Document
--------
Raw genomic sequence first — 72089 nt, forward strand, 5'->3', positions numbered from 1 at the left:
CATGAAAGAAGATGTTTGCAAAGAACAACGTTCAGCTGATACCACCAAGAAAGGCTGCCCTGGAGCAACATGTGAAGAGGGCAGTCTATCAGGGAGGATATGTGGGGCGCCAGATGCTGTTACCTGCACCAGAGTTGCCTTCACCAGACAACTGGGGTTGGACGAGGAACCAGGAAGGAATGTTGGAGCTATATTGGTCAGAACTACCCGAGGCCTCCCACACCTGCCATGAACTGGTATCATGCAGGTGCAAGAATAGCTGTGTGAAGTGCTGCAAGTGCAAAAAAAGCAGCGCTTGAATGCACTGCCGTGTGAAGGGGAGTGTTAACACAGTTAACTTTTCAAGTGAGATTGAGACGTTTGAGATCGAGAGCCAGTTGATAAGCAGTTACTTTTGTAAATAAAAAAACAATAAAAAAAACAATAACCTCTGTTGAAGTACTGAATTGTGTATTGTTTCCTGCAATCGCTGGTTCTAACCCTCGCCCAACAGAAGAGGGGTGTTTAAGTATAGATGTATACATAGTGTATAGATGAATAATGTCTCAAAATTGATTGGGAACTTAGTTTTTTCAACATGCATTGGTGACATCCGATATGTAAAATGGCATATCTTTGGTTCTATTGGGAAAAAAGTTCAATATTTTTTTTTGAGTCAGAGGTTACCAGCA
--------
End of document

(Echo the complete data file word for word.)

Raw genomic sequence first — 72089 nt, forward strand, 5'->3', positions numbered from 1 at the left:
CATGAAAGAAGATGTTTGCAAAGAACAACGTTCAGCTGATACCACCAAGAAAGGCTGCCCTGGAGCAACATGTGAAGAGGGCAGTCTATCAGGGAGGATATGTGGGGCGCCAGATGCTGTTACCTGCACCAGAGTTGCCTTCACCAGACAACTGGGGTTGGACGAGGAACCAGGAAGGAATGTTGGAGCTATATTGGTCAGAACTACCCGAGGCCTCCCACACCTGCCATGAACTGGTATCATGCAGGTGCAAGAATAGCTGTGTGAAGTGCTGCAAGTGCAAAAAAAGCAGCGCTTGAATGCACTGCCGTGTGAAGGGGAGTGTTAACACAGTTAACTTTTCAAGTGAGATTGAGACGTTTGAGATCGAGAGCCAGTTGATAAGCAGTTACTTTTGTAAATAAAAAAACAATAAAAAAAACAATAACCTCTGTTGAAGTACTGAATTGTGTATTGTTTCCTGCAATCGCTGGTTCTAACCCTCGCCCAACAGAAGAGGGGTGTTTAAGTATAGATGTATACATAGTGTATAGATGAATAATGTCTCAAAATTGATTGGGAACTTAGTTTTTTCAACATGCATTGGTGACATCCGATATGTAAAATGGCATATCTTTGGTTCTATTGGGAAAAAAGTTCAATATTTTTTTTTGAGTCAGAGGTTACCAGCA